Group Interviewing

(By Samantha Gonnelli – C2C Career Advisor)

With the number of students graduating from college rising and every job becoming more and more competitive, the practice of group interviewing has increased. It saves time and typically gives candidates the opportunity to play the role for which they are interviewing. Group interviewing is exactly what it sounds like – the practice of interviewing several candidates at a time for a single position or, sometimes, multiple positions. There are both advantages and disadvantages of interviewing candidates in a group, and the interview can look different depending on the industry. Some common group interview formats include:

The “Panel-Style” Group Interview – The interviewer poses a question and all of the candidates answer, one at a time. Additionally, the interviewer may pose a question and any of the candidates may answer, and not all will have a chance to speak.
Team-Building Exercise – Candidates participate in a team-building exercise while the interviewer observes (and, sometimes, facilitates).
Mock Team Meeting – Candidates assume the role for which they are applying and participate in a mock meeting with other candidates and/or current employees. Typically, the participants will be given a task or a problem to solve as the basis for the meeting.
Group, plus Individual, Interview – One of the above formats, preceded or followed by an individual interview.

As I mentioned previously, there are both advantages and disadvantages with group interviewing; in fact, each advantage is typically coupled with a disadvantage. I’ll explore some below:

More People, Less Focus on You – Because there are multiple candidates in the room, you may feel less nervous and even gain more time to formulate a response to the interviewer’s question. This can also be a disadvantage because:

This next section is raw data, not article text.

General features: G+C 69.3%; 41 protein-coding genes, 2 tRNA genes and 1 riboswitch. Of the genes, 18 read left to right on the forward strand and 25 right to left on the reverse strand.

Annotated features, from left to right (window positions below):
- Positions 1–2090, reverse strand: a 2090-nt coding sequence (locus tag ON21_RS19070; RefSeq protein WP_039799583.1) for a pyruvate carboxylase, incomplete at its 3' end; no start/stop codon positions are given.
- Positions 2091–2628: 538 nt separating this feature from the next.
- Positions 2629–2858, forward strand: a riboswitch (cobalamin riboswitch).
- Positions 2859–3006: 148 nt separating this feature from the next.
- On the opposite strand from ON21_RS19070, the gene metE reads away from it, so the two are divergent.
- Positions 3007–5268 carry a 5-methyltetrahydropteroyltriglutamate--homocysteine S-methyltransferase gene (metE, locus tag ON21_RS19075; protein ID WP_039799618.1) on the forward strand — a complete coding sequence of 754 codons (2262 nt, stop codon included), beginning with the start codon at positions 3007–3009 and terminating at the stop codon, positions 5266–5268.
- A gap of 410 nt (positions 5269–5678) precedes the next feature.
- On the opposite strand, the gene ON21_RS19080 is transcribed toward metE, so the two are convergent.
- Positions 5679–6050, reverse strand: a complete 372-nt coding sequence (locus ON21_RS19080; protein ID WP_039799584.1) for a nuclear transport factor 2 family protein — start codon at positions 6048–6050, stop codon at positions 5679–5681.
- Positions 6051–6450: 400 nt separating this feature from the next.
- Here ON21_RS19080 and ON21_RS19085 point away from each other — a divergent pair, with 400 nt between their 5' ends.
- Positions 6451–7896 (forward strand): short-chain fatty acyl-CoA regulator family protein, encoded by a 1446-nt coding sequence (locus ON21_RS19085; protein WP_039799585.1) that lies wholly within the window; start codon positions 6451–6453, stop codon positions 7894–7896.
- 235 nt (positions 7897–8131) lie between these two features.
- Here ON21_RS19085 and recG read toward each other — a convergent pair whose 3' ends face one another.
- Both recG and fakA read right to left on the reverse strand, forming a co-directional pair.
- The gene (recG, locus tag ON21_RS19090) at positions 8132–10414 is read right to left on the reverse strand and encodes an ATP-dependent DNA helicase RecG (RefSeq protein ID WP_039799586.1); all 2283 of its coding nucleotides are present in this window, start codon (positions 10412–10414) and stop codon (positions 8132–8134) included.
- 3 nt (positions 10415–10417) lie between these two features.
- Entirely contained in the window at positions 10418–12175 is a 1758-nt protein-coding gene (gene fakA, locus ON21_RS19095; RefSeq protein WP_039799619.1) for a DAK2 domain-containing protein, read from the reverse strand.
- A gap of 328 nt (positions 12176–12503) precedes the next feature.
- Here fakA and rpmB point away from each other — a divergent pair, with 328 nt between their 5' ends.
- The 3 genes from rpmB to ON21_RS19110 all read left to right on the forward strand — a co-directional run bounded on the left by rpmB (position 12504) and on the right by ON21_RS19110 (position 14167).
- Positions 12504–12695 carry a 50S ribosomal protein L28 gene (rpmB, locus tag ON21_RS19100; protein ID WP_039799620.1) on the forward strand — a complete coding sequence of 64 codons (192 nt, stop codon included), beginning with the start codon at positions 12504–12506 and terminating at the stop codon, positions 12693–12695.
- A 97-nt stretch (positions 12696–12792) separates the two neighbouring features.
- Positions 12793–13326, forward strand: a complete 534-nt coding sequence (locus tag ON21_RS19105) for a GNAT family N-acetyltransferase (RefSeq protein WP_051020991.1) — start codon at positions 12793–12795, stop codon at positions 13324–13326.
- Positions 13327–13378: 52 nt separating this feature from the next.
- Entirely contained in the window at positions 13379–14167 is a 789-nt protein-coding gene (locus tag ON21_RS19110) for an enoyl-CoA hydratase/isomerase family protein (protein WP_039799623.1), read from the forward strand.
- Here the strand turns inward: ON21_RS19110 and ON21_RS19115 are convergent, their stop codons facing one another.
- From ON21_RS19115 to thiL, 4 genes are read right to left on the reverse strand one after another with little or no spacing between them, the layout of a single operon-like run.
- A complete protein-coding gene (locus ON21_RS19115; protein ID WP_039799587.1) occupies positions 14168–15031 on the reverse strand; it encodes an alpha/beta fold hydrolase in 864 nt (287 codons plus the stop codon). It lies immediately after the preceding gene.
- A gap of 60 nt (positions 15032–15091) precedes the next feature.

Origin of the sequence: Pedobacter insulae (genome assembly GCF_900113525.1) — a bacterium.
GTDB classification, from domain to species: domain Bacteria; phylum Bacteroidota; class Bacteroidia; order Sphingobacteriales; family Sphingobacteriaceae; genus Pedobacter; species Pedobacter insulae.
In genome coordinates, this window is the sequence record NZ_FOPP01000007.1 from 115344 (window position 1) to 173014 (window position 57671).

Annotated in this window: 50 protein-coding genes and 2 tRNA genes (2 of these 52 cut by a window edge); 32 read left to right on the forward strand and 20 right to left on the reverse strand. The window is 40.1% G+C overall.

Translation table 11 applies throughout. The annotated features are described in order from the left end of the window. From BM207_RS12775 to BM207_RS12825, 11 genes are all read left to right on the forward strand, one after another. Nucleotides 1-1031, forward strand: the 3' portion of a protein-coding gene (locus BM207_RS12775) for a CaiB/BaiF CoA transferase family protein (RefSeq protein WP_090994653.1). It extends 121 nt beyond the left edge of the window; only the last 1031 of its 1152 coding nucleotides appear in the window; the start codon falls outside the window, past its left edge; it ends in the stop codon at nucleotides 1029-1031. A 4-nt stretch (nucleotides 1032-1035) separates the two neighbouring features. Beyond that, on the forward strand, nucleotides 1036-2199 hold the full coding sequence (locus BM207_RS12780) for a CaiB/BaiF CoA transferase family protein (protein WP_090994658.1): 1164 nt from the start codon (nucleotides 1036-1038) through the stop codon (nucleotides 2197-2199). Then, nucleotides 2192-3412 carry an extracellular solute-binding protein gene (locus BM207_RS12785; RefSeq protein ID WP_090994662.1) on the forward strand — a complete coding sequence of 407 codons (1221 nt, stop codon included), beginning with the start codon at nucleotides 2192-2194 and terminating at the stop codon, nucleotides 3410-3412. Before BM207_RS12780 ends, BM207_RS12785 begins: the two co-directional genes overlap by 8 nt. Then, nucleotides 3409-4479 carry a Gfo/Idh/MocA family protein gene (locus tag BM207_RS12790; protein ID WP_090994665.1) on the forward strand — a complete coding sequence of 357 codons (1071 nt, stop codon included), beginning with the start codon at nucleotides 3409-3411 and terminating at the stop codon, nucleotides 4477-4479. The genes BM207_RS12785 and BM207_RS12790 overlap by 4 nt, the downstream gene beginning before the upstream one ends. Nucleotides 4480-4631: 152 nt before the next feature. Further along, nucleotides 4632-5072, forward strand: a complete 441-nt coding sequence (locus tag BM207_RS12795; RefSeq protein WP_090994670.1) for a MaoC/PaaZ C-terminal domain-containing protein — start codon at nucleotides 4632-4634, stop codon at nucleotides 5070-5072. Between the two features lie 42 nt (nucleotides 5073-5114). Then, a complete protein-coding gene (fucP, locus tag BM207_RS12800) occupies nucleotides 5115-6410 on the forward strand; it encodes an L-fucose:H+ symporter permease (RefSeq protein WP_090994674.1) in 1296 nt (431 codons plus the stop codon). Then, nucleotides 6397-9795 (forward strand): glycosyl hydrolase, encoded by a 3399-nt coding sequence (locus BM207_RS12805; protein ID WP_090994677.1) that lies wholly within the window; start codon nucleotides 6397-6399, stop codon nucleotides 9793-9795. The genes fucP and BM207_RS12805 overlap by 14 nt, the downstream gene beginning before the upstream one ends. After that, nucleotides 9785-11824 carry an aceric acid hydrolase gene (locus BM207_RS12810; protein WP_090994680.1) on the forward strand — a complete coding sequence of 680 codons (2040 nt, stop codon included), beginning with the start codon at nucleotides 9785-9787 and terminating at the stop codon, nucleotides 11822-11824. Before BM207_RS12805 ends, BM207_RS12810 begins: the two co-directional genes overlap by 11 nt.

You might feel more pressure to provide responses that are as “impressive” as those of your peers, i.e. you’ll compare yourself to others.

You might overthink your answers.  It may be more difficult to find an appropriate time to contribute to the conversation, depending on the interview format.

To combat this, as for any interview, research the organization thoroughly, have answers prepared for standard interview questions as well as any other question you think may come up, and think about the future of the organization for which you’re interviewing. Anticipate their challenges, their areas of growth, their needs, etc.

Tips for Success:

Use your active listening skills during the interview. Sometimes, it can be hard to speak up, but you need to find a way in. Be patient, but assertive. Also, remember it’s okay to disagree, but do so respectfully and offer solutions.
It’s important to showcase your ability to work in a team. You may find yourself in the role of leader within the group, depending on the format, but you do not want to come off as monopolizing the group. Interact enthusiastically and professionally with the other candidates and ensure the task gets done.

Be confident in what you bring to the table. No candidate is the same and it’s not worthwhile to get bogged down in comparing yourself to others. Before the interview, reflect on your unique skill set and experience. Also, think about a time you worked on a team and it went well. Bring that knowledge and experience to the interview and, remember, you have already impressed the interviewer; s/he wouldn’t have asked you to come in if they did not think you were a good fit for the position!